1. The La Plata County Humane Society in my adopted hometown of Durango, Colo. hasn’t had to euthanize a dog for space in over six years because of creative enrichment programs. Building a fenced play yard was just a start. Staff and volunteers take adoptable dogs into local elementary schools as part of the “Read to a Dog Program” – the dogs get to be in a new environment and socialize with young people, and kids with literacy challenges gain confidence reading stories to a nonjudgmental canine. The shelter also takes dogs to our juvenile detention center, where at-risk youth learn to train them for adoption.
  1. I absolutely love prison dog programs. Basically, rescued dogs live with prison inmates 24/7 to be socialized and trained in basic obedience for adoption. It’s a total win/win – the dogs get a second chance, and the inmates cultivate responsibility and empathy. There are fantastic prison dog programs popping up around the country. My friend Holly’s parents adopted a dog through “Pups on Parole” in Las Vegas, a program at a women’s prison run by Heaven Can Wait Sanctuary. They can’t say enough good things about the program (and their pup!).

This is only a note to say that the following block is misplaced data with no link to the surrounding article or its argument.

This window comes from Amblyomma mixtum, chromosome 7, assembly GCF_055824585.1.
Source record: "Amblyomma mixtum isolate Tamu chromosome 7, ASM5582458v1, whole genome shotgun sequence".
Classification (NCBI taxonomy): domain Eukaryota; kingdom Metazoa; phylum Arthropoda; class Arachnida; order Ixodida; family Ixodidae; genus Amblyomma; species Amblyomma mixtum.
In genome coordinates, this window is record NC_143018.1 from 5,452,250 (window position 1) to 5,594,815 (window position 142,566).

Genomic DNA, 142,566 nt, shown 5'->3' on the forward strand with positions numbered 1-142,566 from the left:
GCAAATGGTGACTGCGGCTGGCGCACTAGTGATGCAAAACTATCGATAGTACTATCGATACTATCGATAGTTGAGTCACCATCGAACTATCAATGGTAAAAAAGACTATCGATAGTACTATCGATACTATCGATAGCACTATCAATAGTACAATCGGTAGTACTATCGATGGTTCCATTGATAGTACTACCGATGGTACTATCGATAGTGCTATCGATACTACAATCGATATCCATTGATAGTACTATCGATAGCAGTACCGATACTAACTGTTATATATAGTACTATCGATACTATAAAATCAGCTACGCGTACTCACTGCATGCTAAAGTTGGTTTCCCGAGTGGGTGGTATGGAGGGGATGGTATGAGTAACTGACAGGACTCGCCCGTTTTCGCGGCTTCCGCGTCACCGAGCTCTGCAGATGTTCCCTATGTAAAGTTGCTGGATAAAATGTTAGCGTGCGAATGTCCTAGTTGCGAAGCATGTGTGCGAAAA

My friend Stacy raves about the nonprofit Pathways to Hope, which offers a cell dog training program to help partner rescue groups and prisons in California to train dogs for adoption and even to become service dogs for children with autism. Hooray!
  1. When a natural disaster like a hurricane or a tornado devastates a town, many dogs and cats suddenly wind up in shelters. So it’s inspiring that quilters across the country are part of The Quilt Pattern Magazine’s Kennel Quilt Team. When disaster strikes, these kind souls fill requests from PetFinder.com (a searchable database of adoptable pets in North America) to make quilts for newly homeless animals. The soft quilts smell like people and make cages infinitely more comfortable for traumatized pets. As a Hurricane Katrina evacuee, I find this initiative so moving!

Additionally, sewing machine company Bernina is hosting sewing events with local shelters around the country this year to create thousands of kennel quilts for shelters. And $30,000 from the sales of their 2016 Bernina 350 Special Edition Best Friend machine – which features a paw print quilt design – will be donated to the Petfinder Foundation, a nonprofit that works to prevent the euthanasia of adoptable pets. Isn’t it incredible how the sewing community is enriching the lives of shelter pets?

  1. Sometimes dogs themselves are enrichment for shelter animals. The Arizona Humane Society has a program in which gentle, loving dogs spend time in their kitten nursery to help kitties get used to dogs and make them more adoptable. Kittens 2-7 weeks old who spend time with dogs are much more likely to get along with other animals, which is so important since many homes have multiple pets. The shelter’s first kitten nanny was Boots, a golden retriever/chow mix. Boots is proof that dogs aren’t just man’s best friend – they enrich so many lives!